About this Month’s Cover: Michelle Moog-Koussa and the Bob Moog Foundation
In 1978, free from the company he founded and enamored with the Blue Ridge Mountains, synthesizer designer and self-described toolmaker Bob Moog pulled up roots and relocated his family to the countryside near Asheville, North Carolina. That’s where his daughter Michelle Moog-Koussa spent most of her formative years and where she remains. After her father passed away in 2005, she founded the Bob Moog Foundation and became its executive director. The nonprofit foundation is not associated with the manufacturer Moog Music and relies on donations to continue their work continuing Bob’s legacy.
Since its founding, the Bob Moog Foundation has hosted many fundraisers, from raffles and events like last year’s Moogmentum to last month’s Moogmentum in Place, a series of online concerts on Facebook Live. One of their ongoing projects is Dr. Bob’s SoundSchool, an educational outreach program for elementary schoolchildren. But the far financially riskier project is the Moogseum, a museum in downtown Asheville dedicated to the history of electronic instruments and the life of Bob Moog. The Moogseum has been closed since the coronavirus lockdown began. In order to reopen after the storm has passed, it’s totally dependent ondonations andonline merch sales.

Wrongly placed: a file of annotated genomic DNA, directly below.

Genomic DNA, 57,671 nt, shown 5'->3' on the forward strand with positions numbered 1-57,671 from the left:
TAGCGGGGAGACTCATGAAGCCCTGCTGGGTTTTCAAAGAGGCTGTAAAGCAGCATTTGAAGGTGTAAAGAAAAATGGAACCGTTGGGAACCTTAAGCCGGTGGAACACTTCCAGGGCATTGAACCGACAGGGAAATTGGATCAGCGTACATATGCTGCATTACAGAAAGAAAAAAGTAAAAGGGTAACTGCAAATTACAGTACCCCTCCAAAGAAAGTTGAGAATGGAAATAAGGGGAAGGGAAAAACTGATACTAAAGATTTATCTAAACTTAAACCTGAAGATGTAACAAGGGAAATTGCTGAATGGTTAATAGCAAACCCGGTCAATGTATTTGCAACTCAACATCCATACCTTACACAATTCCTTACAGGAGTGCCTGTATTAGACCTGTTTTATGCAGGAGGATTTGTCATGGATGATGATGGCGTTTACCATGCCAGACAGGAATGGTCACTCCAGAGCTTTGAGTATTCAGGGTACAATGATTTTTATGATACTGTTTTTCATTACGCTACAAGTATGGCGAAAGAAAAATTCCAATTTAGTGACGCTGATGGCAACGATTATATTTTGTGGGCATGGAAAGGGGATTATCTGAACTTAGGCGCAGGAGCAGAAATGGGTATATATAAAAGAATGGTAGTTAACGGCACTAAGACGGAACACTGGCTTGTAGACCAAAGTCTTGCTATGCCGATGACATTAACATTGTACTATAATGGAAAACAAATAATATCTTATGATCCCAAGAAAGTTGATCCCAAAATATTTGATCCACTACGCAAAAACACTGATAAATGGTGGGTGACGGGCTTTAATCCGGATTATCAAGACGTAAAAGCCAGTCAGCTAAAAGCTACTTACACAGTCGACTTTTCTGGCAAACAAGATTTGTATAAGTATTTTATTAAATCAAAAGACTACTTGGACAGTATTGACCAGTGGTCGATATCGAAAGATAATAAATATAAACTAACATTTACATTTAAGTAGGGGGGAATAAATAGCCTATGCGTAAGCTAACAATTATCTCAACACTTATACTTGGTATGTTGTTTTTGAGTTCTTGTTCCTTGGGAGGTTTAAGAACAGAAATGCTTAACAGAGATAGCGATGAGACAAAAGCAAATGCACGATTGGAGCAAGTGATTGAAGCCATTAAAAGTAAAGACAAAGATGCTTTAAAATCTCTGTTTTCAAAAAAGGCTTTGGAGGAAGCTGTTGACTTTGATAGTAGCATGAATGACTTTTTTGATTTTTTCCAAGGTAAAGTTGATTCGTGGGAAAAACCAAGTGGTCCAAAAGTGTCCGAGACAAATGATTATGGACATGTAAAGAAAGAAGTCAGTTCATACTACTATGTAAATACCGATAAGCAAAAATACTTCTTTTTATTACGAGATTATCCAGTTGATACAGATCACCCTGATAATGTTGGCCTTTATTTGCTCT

In 2014, one of these fundraising events was a concert in Asheville by Erik Norlander, a devoted supporter of the foundation, and his band The Galactic Collective (seen in the video above). After the show, a few of us gathered to get a better look at the historical instruments onstage, including an early prototype of the Polymoog called the Moog Apollo. That’s where I took the photo of Michelle that graces our June cover.
The Bob Moog Foundation does good work. Once the Moogseum reopens, it’s guaranteed to be a fascinating stop whenever you visit Asheville. Please do what you can to support this worthy cause. In the meantime, visit theBob Moog Foundation and theMoogseum online.
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